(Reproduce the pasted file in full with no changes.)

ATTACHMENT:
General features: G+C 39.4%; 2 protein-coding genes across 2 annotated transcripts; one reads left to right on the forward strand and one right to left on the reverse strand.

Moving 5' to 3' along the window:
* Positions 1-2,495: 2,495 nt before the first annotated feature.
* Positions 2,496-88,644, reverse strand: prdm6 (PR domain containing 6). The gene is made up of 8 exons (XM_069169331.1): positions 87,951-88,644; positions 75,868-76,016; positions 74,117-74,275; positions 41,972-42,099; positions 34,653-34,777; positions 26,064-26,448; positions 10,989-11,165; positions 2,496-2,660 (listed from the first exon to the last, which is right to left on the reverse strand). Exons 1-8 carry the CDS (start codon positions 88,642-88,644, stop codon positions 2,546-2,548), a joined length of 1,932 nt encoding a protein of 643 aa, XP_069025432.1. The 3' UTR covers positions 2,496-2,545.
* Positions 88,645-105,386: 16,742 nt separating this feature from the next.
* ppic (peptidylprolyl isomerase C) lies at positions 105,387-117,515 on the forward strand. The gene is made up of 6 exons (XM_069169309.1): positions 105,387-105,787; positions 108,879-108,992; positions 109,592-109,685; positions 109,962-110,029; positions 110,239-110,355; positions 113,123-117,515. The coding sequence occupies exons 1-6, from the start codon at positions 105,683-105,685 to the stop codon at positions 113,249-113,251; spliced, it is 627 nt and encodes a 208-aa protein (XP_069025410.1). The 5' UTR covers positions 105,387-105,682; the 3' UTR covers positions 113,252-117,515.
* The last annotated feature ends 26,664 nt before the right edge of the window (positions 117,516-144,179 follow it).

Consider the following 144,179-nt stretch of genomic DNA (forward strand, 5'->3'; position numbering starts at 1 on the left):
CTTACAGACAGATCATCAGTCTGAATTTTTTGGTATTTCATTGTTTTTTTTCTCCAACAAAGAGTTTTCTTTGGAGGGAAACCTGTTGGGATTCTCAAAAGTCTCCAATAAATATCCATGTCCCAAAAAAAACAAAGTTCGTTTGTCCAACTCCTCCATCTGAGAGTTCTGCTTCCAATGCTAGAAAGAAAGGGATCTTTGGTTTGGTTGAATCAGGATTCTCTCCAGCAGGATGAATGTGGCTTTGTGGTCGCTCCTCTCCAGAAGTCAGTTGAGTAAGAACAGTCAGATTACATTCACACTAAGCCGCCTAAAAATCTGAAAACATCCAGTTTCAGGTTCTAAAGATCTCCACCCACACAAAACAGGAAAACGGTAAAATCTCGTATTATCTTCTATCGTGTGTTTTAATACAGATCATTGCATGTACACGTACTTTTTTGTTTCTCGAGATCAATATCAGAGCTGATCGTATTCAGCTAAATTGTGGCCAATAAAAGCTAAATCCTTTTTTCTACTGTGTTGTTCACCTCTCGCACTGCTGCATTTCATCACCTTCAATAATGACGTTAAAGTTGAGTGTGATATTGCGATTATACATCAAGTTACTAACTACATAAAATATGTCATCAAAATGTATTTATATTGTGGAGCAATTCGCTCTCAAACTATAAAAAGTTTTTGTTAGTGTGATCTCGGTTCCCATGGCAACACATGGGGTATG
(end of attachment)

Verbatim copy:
General features: G+C 39.4%; 2 protein-coding genes across 2 annotated transcripts; one reads left to right on the forward strand and one right to left on the reverse strand.

Moving 5' to 3' along the window:
* Positions 1-2,495: 2,495 nt before the first annotated feature.
* Positions 2,496-88,644, reverse strand: prdm6 (PR domain containing 6). The gene is made up of 8 exons (XM_069169331.1): positions 87,951-88,644; positions 75,868-76,016; positions 74,117-74,275; positions 41,972-42,099; positions 34,653-34,777; positions 26,064-26,448; positions 10,989-11,165; positions 2,496-2,660 (listed from the first exon to the last, which is right to left on the reverse strand). Exons 1-8 carry the CDS (start codon positions 88,642-88,644, stop codon positions 2,546-2,548), a joined length of 1,932 nt encoding a protein of 643 aa, XP_069025432.1. The 3' UTR covers positions 2,496-2,545.
* Positions 88,645-105,386: 16,742 nt separating this feature from the next.
* ppic (peptidylprolyl isomerase C) lies at positions 105,387-117,515 on the forward strand. The gene is made up of 6 exons (XM_069169309.1): positions 105,387-105,787; positions 108,879-108,992; positions 109,592-109,685; positions 109,962-110,029; positions 110,239-110,355; positions 113,123-117,515. The coding sequence occupies exons 1-6, from the start codon at positions 105,683-105,685 to the stop codon at positions 113,249-113,251; spliced, it is 627 nt and encodes a 208-aa protein (XP_069025410.1). The 5' UTR covers positions 105,387-105,682; the 3' UTR covers positions 113,252-117,515.
* The last annotated feature ends 26,664 nt before the right edge of the window (positions 117,516-144,179 follow it).

Consider the following 144,179-nt stretch of genomic DNA (forward strand, 5'->3'; position numbering starts at 1 on the left):
CTTACAGACAGATCATCAGTCTGAATTTTTTGGTATTTCATTGTTTTTTTTCTCCAACAAAGAGTTTTCTTTGGAGGGAAACCTGTTGGGATTCTCAAAAGTCTCCAATAAATATCCATGTCCCAAAAAAAACAAAGTTCGTTTGTCCAACTCCTCCATCTGAGAGTTCTGCTTCCAATGCTAGAAAGAAAGGGATCTTTGGTTTGGTTGAATCAGGATTCTCTCCAGCAGGATGAATGTGGCTTTGTGGTCGCTCCTCTCCAGAAGTCAGTTGAGTAAGAACAGTCAGATTACATTCACACTAAGCCGCCTAAAAATCTGAAAACATCCAGTTTCAGGTTCTAAAGATCTCCACCCACACAAAACAGGAAAACGGTAAAATCTCGTATTATCTTCTATCGTGTGTTTTAATACAGATCATTGCATGTACACGTACTTTTTTGTTTCTCGAGATCAATATCAGAGCTGATCGTATTCAGCTAAATTGTGGCCAATAAAAGCTAAATCCTTTTTTCTACTGTGTTGTTCACCTCTCGCACTGCTGCATTTCATCACCTTCAATAATGACGTTAAAGTTGAGTGTGATATTGCGATTATACATCAAGTTACTAACTACATAAAATATGTCATCAAAATGTATTTATATTGTGGAGCAATTCGCTCTCAAACTATAAAAAGTTTTTGTTAGTGTGATCTCGGTTCCCATGGCAACACATGGGGTATG